I can’t emphasize this point enough. Paterno is dead—anything that comes out now to further defame him is like kicking a man when he’s down. He cannot defend himself. Anything more negative that comes out about him is only going to make the remaining years of his widow’s life miserable, and what did she do to deserve that? Further, while idiots like former FBI chief Louis Freeh, who surely cashed in hundreds of thousands of dollars of public money for his “investigation” into the case (like Penn State administrators couldn’t have accessed the same email history without the massive fee) continue to defame anyone associated with the case further, has anyone for one minute put themselves in the actual shoes of Joe Paterno? Keep in mind, this man first met Sandusky in 1963—more than 30 years before any allegations of child sex abuse came out. Who is to say that when he first heard any speculation, he didn’t approach Sandusky and confront him about it? If you had a 40-some year relationship with someone, and they told you that something simply wasn’t true, wouldn’t you probably give them the benefit of the doubt as well?  Again, I’m not defending Sandusky, or even Paterno if he did in fact go to any lengths to cover up the issue. What I’m suggesting is that he more than likely did ask Sandusky about the allegations and simply didn’t believe they were true, based on a trust that 40-plus years of knowing someone and working with someone probably brings.

As for Sandusky, he has already been defamed, will forever be known as a child rapist, and will die behind bars. What more does anyone want?

The latest talk is about imposing a full-year ban on Penn State football, but all that serves to do is punish 19-year olds who are currently living their dreams of playing Penn State football, and the thousands of fans who see PSU games as the highlight of their autumn, for the past actions of people who are now dead or in prison.  And with NCAA (which is among the most hypocritical institutions going) rules that make things very difficult on players who wish to transfer to other universities, such a ban would be a very short sighted, bandwagon approach that displaces punishment onto innocent people.

  1. We (the media and fans) are the idiots for continually elevating entertainers into greater cultural and moral idols.

So you want to remove JoePa’s statue from the Penn State campus, do you? Well, may I ask why that statue is really there in the first place? Let’s get it straight: while Paterno was indeed a great football coach, he coached scholarship athletes who would have simply accepted scholarships to play football at Pittsburgh, or Ohio State, or Syracuse if Paterno wasn’t around. If you really want to elevate sports figures or coaches into saints, then I’d suggest starting with youth coaches for troubled kids, or high school coaches in inner cities, who are actually taking young, impressionable children off the streets and instilling within them discipline and responsibility. By the time people like Paterno (and even more so professional coaches) get to these players, they are already nearly grown men. Their most impressionable years have passed. Surely Paterno positively impacted the lives of some of his players, but in far less proportion to other people these young men dealt with prior to attending Penn State.  As I said earlier, Paterno coached football—he didn’t walk on water, heal lepers and turn criminals into saints.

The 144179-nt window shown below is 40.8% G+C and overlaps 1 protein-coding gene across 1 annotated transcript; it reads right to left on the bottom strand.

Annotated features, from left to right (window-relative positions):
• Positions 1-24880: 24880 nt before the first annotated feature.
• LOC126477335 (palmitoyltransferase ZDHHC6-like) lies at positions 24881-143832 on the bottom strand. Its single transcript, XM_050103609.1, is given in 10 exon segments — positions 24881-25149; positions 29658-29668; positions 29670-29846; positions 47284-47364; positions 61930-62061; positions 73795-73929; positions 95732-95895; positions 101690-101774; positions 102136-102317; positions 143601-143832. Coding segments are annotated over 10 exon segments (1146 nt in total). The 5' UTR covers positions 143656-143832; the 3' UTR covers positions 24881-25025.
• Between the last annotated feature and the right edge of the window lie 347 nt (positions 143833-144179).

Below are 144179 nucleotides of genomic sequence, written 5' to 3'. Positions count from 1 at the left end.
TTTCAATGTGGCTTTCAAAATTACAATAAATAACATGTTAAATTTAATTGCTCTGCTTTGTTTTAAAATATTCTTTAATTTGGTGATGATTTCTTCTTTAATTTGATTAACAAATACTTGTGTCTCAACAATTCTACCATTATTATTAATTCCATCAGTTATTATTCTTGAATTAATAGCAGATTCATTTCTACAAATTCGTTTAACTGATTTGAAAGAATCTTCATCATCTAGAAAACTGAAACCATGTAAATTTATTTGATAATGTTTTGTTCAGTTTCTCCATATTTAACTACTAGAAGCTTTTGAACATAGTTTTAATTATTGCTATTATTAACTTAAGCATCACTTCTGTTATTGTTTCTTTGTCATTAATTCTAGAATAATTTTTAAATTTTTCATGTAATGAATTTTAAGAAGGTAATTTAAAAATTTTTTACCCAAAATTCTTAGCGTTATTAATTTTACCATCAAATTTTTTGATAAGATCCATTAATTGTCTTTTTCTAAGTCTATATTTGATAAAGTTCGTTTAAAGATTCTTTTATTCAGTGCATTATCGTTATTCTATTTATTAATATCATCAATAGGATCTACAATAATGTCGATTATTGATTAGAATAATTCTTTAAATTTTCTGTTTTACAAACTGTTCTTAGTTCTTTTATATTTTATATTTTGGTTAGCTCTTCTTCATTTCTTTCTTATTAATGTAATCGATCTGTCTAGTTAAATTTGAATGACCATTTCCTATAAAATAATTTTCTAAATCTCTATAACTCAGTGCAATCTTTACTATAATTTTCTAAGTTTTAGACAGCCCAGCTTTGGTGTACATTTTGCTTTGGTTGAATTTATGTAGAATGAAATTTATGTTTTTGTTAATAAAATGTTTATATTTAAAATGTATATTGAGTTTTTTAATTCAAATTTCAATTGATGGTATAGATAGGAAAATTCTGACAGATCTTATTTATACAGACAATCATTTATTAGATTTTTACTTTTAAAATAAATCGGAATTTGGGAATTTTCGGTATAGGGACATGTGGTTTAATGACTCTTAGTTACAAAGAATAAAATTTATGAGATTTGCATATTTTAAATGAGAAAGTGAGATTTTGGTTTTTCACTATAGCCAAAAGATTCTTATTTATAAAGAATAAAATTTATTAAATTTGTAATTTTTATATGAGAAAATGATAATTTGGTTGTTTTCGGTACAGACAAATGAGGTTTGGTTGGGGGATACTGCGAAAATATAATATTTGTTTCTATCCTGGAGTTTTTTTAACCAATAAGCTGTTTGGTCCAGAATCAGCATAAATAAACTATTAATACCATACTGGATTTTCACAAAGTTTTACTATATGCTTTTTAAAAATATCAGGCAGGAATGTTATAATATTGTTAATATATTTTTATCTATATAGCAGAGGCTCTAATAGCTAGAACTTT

This reminds me of the public shock and scandal after Tiger Woods’ sex addiction came into the public eye. We, the media and public, along with his hundreds of sponsors, were furious. How could Tiger commit infidelity as a husband…for he’s the greatest golfer in the world!??! Does anyone else realize how ridiculous this sounds? We don’t make statues of, and sponsors don’t pay millions of dollars for endorsements with, Joe Average who is the community youth director at church, or the guy who runs the homeless shelter down the street. If we want to idolize people for moral and humane reasons, then these are the folks we should look at. But we idolized Tiger Woods because he was really, really good at hitting a little, white ball into a tiny cup with a metal stick. That’s it. We idolized Michael Jordan for being really, really good at making a bouncy, orange ball go through a net. So how could he possibly cheat on his wife??? We are simply fools for trying to project a larger image onto people for being incredibly talented at a particular craft. Unfortunately, there is absolutely not, and has never existed, any correlation between talent in a particular craft and moral fidelity. And when you think about it, it’s kind of silly that we make it so.

-JG